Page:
News for the Hospitality Executive
Life Imitates Artlessness
The electronic crisis junkie
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Those who know me are aware that, as a rule, I am not fond of e-mail. I’ve mentioned that fact a time or two from within the pages of this industry periodical which is celebrating its 20th anniversary. Despite the fact that e-mail is unmatched as a document transmittal and distribution system, I still contend that as today’s go-to communications tool, it’s a minefield. My objections are simple and direct.
Despite the fact that it moves at the speed of light, e-mail can waste an incredible amount of time. The back-and-forth, what-did-that-mean rigors of the simplest question turn 10 seconds into a typing class and a topic that deserves a genuine conversation into a doctoral dissertation. Equally frustrating is the flip-side of the complex treatise – when so little is being said that it feels like we are hosting a long-distance charades tournament. I once e-mailed my manager four different and mutually exclusive alternatives to a complicated problem so he could select an option. His response: “Yes.” My request for clarification: “Which one?” His reply: “OK, maybe not.”
E-mail operates exclusively in override/interrupt mode; nothing is more important than the last time that little chime chimed. We knowledge workers jump so quickly when the inbox beckons that we put Pavlov’s dog to shame. The influx can be so steady that the speed of reply becomes more important than its content. If some external influence causes me to fall critically behind on my electronic correspondence (for instance, and this is purely hypothetical, if I were to accidently fall asleep overnight) then I use a little game I call e-mail 3Ds to get caught up quickly. If you’d like to try it, here’s how it goes: Starting at the top of your unread mail list, and using your down-arrow key to navigate, click three times and yell, “Delete!” Hit the delete key and then claim never to have received that message. Tap your down-arrow three more times and yell, “Deny!” Use the reply to all option to say, “I don’t think we can afford to get into this right now.” Three more down-arrow taps and yell, “Delegate!” Select a random person in your organization and suggest that he or she take responsibility for whatever is requested in the mail. Repeat this process until your unread mail has been fully resolved.
Lastly, e-mail is so very easily misunderstood. I am constantly surprised by how frequently and thoroughly e-mail users, including yours truly, fall into the trap of misreading the tone and intent of e-mail messages.
Despite my obvious bad attitude on the subject, my point wasn’t to complain about e-mail. I admit that my little mini-rant was therapeutic but it’s really up there to foreshadow my actual topic, which is that the inroads of continuous electronic availability have reshaped our personal and professional lives. I now talk with executives in many disciplines whose waking (and sleeping and vacationing) hours are so dominated by electronic contact that they begin to see their job description as nothing more than being reachable enough to delete, deny or delegate. But now I worry that this continual barrage has created not only a new job description but also spawned a new life form: the electronic crisis junkie.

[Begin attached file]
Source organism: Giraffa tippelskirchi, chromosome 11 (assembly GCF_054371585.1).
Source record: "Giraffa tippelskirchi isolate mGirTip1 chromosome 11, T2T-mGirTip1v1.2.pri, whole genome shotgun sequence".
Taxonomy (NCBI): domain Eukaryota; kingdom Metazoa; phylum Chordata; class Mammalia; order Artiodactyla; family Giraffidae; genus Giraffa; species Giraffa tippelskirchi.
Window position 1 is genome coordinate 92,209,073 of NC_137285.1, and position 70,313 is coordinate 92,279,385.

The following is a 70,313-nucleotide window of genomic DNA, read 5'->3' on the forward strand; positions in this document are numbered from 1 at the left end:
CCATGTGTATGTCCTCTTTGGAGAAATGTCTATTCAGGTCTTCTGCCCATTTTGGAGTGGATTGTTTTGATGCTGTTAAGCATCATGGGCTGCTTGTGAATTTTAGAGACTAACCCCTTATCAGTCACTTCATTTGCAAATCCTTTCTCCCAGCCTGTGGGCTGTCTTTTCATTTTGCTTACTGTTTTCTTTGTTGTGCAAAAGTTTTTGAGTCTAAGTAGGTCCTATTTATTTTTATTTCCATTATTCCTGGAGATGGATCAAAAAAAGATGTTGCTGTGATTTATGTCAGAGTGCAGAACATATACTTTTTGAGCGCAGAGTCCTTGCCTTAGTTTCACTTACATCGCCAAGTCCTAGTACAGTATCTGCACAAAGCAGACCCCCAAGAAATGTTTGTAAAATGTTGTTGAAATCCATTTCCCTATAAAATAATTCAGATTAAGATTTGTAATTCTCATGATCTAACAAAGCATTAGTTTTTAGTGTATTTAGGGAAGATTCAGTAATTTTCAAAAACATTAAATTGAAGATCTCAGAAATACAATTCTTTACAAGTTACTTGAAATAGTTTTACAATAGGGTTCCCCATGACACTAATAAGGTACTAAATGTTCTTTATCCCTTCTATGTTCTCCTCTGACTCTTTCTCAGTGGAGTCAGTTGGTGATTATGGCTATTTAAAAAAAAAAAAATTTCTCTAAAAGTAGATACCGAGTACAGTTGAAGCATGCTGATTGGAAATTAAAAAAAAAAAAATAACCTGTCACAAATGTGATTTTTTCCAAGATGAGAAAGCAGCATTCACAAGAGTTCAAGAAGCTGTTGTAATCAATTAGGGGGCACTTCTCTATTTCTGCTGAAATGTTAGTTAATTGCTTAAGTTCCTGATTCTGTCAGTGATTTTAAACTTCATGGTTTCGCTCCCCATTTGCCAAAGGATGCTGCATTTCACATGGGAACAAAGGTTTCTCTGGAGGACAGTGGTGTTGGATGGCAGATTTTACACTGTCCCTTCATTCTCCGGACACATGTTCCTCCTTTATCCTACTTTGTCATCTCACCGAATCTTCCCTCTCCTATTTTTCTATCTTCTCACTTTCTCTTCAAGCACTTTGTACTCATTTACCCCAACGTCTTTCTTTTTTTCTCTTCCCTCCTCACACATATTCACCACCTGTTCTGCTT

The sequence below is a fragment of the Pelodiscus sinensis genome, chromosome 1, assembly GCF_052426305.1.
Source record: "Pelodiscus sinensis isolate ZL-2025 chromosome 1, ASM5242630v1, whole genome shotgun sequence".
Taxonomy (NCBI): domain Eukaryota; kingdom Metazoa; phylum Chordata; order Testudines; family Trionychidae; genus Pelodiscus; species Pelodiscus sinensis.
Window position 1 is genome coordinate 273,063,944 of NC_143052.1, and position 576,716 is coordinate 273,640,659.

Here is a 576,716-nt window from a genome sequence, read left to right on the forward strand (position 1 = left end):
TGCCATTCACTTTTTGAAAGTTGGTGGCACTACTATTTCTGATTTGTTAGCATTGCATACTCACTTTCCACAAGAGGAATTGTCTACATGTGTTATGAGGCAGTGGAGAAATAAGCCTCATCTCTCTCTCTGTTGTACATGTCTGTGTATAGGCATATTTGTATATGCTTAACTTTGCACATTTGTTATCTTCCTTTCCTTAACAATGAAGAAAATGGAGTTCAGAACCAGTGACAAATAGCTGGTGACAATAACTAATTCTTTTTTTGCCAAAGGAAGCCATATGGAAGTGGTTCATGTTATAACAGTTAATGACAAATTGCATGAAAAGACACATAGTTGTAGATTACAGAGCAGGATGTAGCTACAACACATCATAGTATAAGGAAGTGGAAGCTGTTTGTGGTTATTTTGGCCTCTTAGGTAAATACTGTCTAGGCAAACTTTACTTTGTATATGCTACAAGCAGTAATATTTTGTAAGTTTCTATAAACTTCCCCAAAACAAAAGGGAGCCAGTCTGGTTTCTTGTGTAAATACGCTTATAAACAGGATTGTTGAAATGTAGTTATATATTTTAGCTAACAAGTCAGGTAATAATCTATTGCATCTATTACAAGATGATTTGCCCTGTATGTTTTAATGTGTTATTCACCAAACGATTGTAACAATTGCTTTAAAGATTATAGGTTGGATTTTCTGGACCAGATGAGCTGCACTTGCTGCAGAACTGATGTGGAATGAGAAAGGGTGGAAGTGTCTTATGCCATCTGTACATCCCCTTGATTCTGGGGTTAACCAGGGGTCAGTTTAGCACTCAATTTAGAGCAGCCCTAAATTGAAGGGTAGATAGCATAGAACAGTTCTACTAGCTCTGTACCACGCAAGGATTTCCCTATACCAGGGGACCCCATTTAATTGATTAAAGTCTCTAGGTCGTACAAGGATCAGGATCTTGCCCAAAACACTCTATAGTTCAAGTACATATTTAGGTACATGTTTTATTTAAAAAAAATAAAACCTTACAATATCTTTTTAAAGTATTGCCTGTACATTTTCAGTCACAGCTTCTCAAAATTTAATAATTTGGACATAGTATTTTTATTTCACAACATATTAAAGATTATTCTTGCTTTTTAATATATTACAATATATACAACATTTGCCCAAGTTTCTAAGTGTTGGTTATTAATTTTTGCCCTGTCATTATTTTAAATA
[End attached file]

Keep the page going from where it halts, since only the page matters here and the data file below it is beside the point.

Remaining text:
In the corporate world, there have always been crises and the prognosis for their continuation seems excellent. In response to this important business need, there has always been a supply of workers who excel at emergency problem solving. Put a talented go-getter into the perfect storm and undeniably, an adrenaline jolt gets delivered to those who grab the helm. Just as two and two add up to four, there is a formula for good intentions gone too far: natural inclination + excess adrenaline = junkie. There are two notable differences between the regular crisis junkie and the new and improved e-junkie. First, e-junkies seem to need the fix more than the workplace does. Second, they always feel the need for warp speed. Gone are such subtle niceties as planning, strategy and thoughtful responses; the e-junkie feels compelled to repair your crisis faster than you can have it. Lightning-fast responses are the only way the e-junkie can be ready should the e-mail chime once again. The result is a series of e-mail exchanges like the one below.
As you might have noticed, an e-junkie can certainly feel and act like a problem but is actually more of a symptom. Our state of perpetual connectedness and the corresponding jump to light speed have many advantages. Admittedly, I do fully subscribe to the sales and marketing theory that the race typically goes to the swiftest. However, let’s not lose sight of the fact that swift is not a standalone virtue. The most successful information professionals have found that swift goes hand-in-hand with well strategized, well prepared and well managed.
And finally, my most important point is…wait…what’s that I hear? Is that the ding-donging of my inbox? Sorry, no more time for you! To the cloud!
Michael Schubach can be reached at firstname.lastname@example.org.
More articles by this author:
Hospitality Upgrade Magazine
and the Hospitality Upgrade.com website
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